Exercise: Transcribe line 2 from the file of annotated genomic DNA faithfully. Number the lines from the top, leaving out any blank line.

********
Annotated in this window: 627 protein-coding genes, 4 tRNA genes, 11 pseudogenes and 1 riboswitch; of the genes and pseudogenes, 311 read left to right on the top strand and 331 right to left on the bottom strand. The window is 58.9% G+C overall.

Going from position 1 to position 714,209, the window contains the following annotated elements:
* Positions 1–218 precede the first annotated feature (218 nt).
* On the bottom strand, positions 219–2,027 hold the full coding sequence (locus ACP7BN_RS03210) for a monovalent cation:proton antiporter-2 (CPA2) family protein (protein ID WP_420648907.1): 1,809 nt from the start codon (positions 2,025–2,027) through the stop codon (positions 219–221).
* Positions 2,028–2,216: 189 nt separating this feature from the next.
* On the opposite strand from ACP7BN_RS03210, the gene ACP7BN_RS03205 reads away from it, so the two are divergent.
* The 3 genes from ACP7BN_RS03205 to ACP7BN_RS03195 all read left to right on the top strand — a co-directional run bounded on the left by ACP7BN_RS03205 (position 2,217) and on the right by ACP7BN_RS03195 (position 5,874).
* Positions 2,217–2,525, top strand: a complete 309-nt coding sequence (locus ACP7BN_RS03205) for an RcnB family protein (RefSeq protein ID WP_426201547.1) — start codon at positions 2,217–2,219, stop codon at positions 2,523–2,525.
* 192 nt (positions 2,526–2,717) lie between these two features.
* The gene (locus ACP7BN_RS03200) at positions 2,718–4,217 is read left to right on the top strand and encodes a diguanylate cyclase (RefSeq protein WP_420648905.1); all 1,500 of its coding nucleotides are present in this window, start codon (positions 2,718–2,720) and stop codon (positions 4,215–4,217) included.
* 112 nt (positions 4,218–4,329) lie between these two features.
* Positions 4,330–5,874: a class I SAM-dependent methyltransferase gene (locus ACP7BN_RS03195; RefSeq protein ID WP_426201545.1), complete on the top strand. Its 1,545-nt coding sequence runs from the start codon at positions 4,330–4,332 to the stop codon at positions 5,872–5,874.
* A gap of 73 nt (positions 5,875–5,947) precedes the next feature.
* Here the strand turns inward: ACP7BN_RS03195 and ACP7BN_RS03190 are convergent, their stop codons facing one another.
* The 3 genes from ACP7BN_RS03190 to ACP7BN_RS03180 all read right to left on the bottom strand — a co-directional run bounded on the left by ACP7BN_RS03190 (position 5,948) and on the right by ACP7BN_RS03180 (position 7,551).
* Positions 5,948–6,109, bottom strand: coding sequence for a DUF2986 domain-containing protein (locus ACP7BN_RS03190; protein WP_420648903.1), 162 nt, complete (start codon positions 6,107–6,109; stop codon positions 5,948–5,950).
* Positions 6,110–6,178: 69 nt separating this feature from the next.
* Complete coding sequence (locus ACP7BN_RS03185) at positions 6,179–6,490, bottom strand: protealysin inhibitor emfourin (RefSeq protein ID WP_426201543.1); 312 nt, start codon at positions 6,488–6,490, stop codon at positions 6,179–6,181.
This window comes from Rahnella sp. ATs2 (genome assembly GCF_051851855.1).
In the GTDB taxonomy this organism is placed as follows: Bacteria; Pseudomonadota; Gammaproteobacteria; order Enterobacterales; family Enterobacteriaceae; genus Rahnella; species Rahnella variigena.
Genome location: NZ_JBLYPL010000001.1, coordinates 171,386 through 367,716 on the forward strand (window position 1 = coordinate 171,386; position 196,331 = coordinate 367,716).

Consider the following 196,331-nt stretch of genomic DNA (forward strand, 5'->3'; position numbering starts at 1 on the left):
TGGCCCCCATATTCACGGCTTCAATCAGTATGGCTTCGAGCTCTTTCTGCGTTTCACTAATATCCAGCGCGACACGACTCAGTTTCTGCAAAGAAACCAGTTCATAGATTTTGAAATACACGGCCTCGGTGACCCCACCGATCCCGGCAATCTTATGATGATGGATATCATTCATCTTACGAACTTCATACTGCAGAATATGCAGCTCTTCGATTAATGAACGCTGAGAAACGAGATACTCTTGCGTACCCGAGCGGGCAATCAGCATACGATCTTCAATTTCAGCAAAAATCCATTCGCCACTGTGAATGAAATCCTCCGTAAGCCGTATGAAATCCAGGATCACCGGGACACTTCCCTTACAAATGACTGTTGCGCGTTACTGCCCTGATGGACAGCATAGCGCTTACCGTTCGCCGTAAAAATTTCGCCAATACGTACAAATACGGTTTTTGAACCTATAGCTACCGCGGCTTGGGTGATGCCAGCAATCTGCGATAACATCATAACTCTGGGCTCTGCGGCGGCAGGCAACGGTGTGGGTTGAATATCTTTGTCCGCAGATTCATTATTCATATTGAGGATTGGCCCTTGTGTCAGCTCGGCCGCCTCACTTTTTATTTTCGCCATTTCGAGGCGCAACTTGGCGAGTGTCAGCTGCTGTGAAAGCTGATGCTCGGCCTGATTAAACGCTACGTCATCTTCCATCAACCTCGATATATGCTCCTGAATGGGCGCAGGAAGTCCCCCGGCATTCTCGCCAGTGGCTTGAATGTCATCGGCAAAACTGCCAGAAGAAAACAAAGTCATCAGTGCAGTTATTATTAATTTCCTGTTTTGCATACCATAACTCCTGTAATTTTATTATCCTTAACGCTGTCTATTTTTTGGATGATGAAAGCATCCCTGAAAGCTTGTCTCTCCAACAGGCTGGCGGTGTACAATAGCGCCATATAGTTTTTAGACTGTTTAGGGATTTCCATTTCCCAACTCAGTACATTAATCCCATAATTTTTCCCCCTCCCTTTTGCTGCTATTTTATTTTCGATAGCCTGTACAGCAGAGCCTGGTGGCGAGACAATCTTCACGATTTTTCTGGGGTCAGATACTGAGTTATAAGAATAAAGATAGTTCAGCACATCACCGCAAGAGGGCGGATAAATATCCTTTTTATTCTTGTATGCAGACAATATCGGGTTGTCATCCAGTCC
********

Going from position 1 to position 714,209, the window contains the following annotated elements: